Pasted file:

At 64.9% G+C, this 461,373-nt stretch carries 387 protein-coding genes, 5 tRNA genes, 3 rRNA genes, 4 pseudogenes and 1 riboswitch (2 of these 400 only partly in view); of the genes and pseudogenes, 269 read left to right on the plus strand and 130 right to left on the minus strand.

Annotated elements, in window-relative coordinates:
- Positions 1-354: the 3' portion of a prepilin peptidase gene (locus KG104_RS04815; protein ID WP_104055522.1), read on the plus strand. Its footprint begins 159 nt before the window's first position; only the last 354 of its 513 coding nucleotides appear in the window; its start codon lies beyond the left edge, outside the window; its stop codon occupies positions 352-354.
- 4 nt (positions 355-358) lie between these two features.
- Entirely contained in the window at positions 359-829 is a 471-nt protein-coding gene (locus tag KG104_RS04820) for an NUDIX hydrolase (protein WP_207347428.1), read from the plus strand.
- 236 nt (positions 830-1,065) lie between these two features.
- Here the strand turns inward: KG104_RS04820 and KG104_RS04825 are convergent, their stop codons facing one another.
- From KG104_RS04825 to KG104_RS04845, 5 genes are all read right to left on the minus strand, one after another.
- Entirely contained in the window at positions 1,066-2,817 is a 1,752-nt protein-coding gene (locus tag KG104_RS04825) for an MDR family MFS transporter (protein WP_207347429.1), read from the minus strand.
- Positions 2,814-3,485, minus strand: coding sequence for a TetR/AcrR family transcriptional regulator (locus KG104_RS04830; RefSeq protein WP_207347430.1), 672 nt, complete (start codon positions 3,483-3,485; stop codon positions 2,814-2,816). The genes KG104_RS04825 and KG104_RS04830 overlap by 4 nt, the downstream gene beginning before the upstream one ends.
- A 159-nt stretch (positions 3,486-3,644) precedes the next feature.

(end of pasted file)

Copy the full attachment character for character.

At 64.9% G+C, this 461,373-nt stretch carries 387 protein-coding genes, 5 tRNA genes, 3 rRNA genes, 4 pseudogenes and 1 riboswitch (2 of these 400 only partly in view); of the genes and pseudogenes, 269 read left to right on the plus strand and 130 right to left on the minus strand.

Annotated elements, in window-relative coordinates:
- Positions 1-354: the 3' portion of a prepilin peptidase gene (locus KG104_RS04815; protein ID WP_104055522.1), read on the plus strand. Its footprint begins 159 nt before the window's first position; only the last 354 of its 513 coding nucleotides appear in the window; its start codon lies beyond the left edge, outside the window; its stop codon occupies positions 352-354.
- 4 nt (positions 355-358) lie between these two features.
- Entirely contained in the window at positions 359-829 is a 471-nt protein-coding gene (locus tag KG104_RS04820) for an NUDIX hydrolase (protein WP_207347428.1), read from the plus strand.
- 236 nt (positions 830-1,065) lie between these two features.
- Here the strand turns inward: KG104_RS04820 and KG104_RS04825 are convergent, their stop codons facing one another.
- From KG104_RS04825 to KG104_RS04845, 5 genes are all read right to left on the minus strand, one after another.
- Entirely contained in the window at positions 1,066-2,817 is a 1,752-nt protein-coding gene (locus tag KG104_RS04825) for an MDR family MFS transporter (protein WP_207347429.1), read from the minus strand.
- Positions 2,814-3,485, minus strand: coding sequence for a TetR/AcrR family transcriptional regulator (locus KG104_RS04830; RefSeq protein WP_207347430.1), 672 nt, complete (start codon positions 3,483-3,485; stop codon positions 2,814-2,816). The genes KG104_RS04825 and KG104_RS04830 overlap by 4 nt, the downstream gene beginning before the upstream one ends.
- A 159-nt stretch (positions 3,486-3,644) precedes the next feature.